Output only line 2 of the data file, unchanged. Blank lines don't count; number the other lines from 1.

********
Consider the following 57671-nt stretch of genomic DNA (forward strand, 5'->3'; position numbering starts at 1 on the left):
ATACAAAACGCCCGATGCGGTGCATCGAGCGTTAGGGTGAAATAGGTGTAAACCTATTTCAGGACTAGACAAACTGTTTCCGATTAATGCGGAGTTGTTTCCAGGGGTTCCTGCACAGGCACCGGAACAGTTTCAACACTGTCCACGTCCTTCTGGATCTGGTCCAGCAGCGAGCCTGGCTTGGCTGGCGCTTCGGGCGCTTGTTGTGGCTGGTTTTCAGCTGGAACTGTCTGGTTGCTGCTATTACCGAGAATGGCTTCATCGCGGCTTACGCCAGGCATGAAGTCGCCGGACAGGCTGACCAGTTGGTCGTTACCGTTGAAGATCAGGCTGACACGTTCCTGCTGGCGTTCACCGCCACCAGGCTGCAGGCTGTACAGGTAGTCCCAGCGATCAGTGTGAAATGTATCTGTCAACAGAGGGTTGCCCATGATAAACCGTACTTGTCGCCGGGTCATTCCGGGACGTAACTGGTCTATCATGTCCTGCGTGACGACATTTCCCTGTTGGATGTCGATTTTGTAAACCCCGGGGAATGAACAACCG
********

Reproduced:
ATACAAAACGCCCGATGCGGTGCATCGAGCGTTAGGGTGAAATAGGTGTAAACCTATTTCAGGACTAGACAAACTGTTTCCGATTAATGCGGAGTTGTTTCCAGGGGTTCCTGCACAGGCACCGGAACAGTTTCAACACTGTCCACGTCCTTCTGGATCTGGTCCAGCAGCGAGCCTGGCTTGGCTGGCGCTTCGGGCGCTTGTTGTGGCTGGTTTTCAGCTGGAACTGTCTGGTTGCTGCTATTACCGAGAATGGCTTCATCGCGGCTTACGCCAGGCATGAAGTCGCCGGACAGGCTGACCAGTTGGTCGTTACCGTTGAAGATCAGGCTGACACGTTCCTGCTGGCGTTCACCGCCACCAGGCTGCAGGCTGTACAGGTAGTCCCAGCGATCAGTGTGAAATGTATCTGTCAACAGAGGGTTGCCCATGATAAACCGTACTTGTCGCCGGGTCATTCCGGGACGTAACTGGTCTATCATGTCCTGCGTGACGACATTTCCCTGTTGGATGTCGATTTTGTAAACCCCGGGGAATGAACAACCG